20. [92]
    In the present case, the provision by the liquidators of services that constituted a supply of services that was a taxable supply for the purposes of the GST Act as well as giving rise to an entitlement to remuneration determined under s 473(3) of the CA that was made in respect of the administration or winding up of the FMIF will have been made, in the relevant sense, to the FMIF as a trust entity within the meaning of the GST Act.  The FMIF in that respect, will have been the recipient of the services that constitute the relevant taxable supply.  Accordingly, in my view, a two-step process whereby invoices are raised by the liquidators to LMIM in its own right and LMIM in its own right invoices LMIM as the trustee of the FMIF does not accord with the relevant legal relationships characterised in accordance with the facts and the entity structure of the GST Act, except for Category 2 Remuneration. 
  21. [93]
    Beyond that, there may be another point.  It will be recalled that s 9-5 requires that a relevant supply of services be made “for” consideration to constitute a taxable supply, where by s 9-15(1), “consideration” includes any payment in connection with a supply and, by s 9-15(2), it does not matter whether the payment is made by the recipient or, by s 9-15(2A), whether the payment was made in compliance with an order of the court. 
  22. [94]
    Even so, in my view, there is some difficulty in characterising the effect of an order that the liquidator be paid from the property of the FMIF on the Berkeley Applegate principle as a supply “for” consideration.  So far as the Berkeley Applegate principle is concerned, the right of the liquidator is personal.  Nevertheless, in my view, that does not change the character of the supply when it was made.  When the supply was made, it was made to the relevant trust as an entity, for the purposes of the GST Act.  That is to say, to LMIM as responsible entity and trustee of the FMIF. 
  23. [95]
    It was that liability incurred by LMIM as responsible entity and trustee of the FMIF that was relied on by way of a trustee’s right of exoneration for expenses or debts properly incurred that was answered by Mr Whyte raising the “clear accounts” rule on behalf of the beneficiaries of the trust of the property of the FMIF.  The liquidator relies on the Berkeley Applegate principle to get around the clear accounts rule.  Nevertheless, the application of the Berkeley Applegate principle does not create a different or further supply for the purposes of the GST Act.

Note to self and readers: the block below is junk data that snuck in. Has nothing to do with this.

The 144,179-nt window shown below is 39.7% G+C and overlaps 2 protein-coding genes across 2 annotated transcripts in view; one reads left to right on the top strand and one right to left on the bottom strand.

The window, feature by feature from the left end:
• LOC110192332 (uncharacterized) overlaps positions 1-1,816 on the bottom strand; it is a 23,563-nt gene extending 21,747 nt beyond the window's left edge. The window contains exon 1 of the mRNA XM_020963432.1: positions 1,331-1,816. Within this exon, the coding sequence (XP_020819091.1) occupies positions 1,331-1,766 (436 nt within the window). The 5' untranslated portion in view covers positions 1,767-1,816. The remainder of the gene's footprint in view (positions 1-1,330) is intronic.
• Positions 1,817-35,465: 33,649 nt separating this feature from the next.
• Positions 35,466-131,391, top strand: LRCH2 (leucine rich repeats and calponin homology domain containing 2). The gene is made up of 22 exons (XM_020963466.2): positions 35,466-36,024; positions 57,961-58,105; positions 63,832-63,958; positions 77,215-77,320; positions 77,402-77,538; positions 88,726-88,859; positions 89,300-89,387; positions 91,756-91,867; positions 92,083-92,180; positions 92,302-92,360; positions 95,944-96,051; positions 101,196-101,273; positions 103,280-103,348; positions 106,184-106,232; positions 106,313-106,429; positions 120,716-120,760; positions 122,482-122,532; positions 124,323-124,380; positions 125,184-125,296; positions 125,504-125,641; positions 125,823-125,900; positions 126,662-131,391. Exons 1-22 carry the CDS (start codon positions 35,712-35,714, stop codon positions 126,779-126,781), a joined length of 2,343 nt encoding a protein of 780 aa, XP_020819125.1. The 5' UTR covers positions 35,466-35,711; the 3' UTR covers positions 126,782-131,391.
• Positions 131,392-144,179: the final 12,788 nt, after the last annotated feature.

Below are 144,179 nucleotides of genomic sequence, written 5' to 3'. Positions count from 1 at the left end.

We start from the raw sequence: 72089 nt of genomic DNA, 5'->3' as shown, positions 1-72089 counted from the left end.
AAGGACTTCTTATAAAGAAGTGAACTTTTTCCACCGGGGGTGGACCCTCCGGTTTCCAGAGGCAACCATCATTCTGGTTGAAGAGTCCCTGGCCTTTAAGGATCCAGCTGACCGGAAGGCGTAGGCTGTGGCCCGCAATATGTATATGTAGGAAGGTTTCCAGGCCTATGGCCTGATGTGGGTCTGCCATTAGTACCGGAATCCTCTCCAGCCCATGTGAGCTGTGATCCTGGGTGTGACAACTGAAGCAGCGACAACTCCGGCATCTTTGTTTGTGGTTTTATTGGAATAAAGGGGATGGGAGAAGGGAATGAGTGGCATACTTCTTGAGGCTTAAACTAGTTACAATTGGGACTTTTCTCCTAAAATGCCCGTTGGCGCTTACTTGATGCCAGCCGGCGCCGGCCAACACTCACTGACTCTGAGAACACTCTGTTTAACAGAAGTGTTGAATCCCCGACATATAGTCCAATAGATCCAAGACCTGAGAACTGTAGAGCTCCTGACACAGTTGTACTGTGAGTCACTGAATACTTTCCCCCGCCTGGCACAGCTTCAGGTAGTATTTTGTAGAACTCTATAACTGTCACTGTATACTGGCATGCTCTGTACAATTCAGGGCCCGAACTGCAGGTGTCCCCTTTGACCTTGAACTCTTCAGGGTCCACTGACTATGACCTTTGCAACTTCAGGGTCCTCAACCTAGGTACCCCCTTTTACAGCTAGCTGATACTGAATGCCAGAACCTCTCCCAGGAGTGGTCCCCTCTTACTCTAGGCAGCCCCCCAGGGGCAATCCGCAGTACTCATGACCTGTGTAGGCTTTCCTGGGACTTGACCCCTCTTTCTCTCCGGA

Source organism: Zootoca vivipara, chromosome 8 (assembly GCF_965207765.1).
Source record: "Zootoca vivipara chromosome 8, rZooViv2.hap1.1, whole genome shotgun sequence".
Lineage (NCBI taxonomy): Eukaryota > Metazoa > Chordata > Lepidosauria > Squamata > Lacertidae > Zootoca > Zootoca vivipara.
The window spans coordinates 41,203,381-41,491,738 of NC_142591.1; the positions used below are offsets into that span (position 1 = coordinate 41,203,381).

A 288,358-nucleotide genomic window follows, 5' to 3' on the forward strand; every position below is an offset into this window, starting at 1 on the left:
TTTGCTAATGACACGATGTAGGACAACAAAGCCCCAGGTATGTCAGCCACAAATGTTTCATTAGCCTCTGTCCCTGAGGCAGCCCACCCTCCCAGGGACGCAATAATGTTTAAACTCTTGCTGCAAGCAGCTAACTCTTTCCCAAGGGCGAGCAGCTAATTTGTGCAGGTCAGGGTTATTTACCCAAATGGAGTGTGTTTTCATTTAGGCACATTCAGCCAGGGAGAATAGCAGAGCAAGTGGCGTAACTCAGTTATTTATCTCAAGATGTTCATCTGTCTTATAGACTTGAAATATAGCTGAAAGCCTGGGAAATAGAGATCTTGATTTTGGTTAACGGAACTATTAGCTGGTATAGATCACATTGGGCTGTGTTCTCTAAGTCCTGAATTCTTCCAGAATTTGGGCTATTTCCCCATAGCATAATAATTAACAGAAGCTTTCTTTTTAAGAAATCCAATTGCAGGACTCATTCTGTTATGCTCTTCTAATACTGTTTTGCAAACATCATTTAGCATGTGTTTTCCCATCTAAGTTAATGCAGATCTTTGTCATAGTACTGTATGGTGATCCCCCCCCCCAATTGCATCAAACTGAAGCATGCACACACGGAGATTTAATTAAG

24. [96]
    Once it is recognised that, on the model of analysis so far adopted, relevant supplies were made by the liquidators to LMIM as responsible entity and trustee for the FMIF and that no further or independent supply is involved in the application of the Berkeley Applegate principle, the respective arguments of the parties on both sides fall away, at least for Category 1 Remuneration.  The correct analysis is that the personal entitlement of the liquidators is on the Berkeley Applegate principle and their entitlement is to the proper amount of the remuneration for the work constituting the services they supplied.  The question becomes, then, whether that amount should include the GST component of their tax invoices for the relevant services. 
  25. [97]
    Mr Whyte relied on a number of cases that deal with the inclusion or exclusion of GST in the calculation of amounts to be paid pursuant to court orders.  Some of those cases related to orders made to compensate a party carrying on an enterprise in a way that the party seeking compensation had an entitlement to a creditable acquisition for the consideration paid by them that was the loss to be compensated.[28]  
  26. [98]
    In my view, those cases are not to the point in the present case.  Whether or not the reasonable remuneration for the services of the liquidators ordered to be paid from the property of the FMIF in accordance with the Berkeley Applegate principle should include the amount of their GST liability in respect of the supply is not affected by any creditable acquisition by the liquidators that is relevant.
  27. [99]
    The thrust of Mr Whyte’s opposition to the inclusion of GST in the calculation of the amount payable is that payment from the FMIF will create a creditable acquisition by LMIM, in its own right, by reason of the back to back invoicing method favoured by the liquidators. Whether or not the Australian Taxation Office accepts such a method of invoicing is a matter for that office, and not for me.  I have concluded that there are not two relevant supplies, so far as the liquidators’ services were provided to LMIM as responsible entity and trustee for the FMIF, except in the case of Category 2 Remuneration.  However, in any event, payment to the liquidator from the property of the FMIF, ordered on the Berkeley Applegate principle, calculated to include GST, will not, so far as the liquidators are concerned, create any undue benefit. 
  28. [100]
    In my view, the amount that the liquidator should receive in respect of any remuneration recoverable against the FMIF on the Berkeley Applegate principle should include the amount of the GST included in the liquidators’ tax invoice for that remuneration.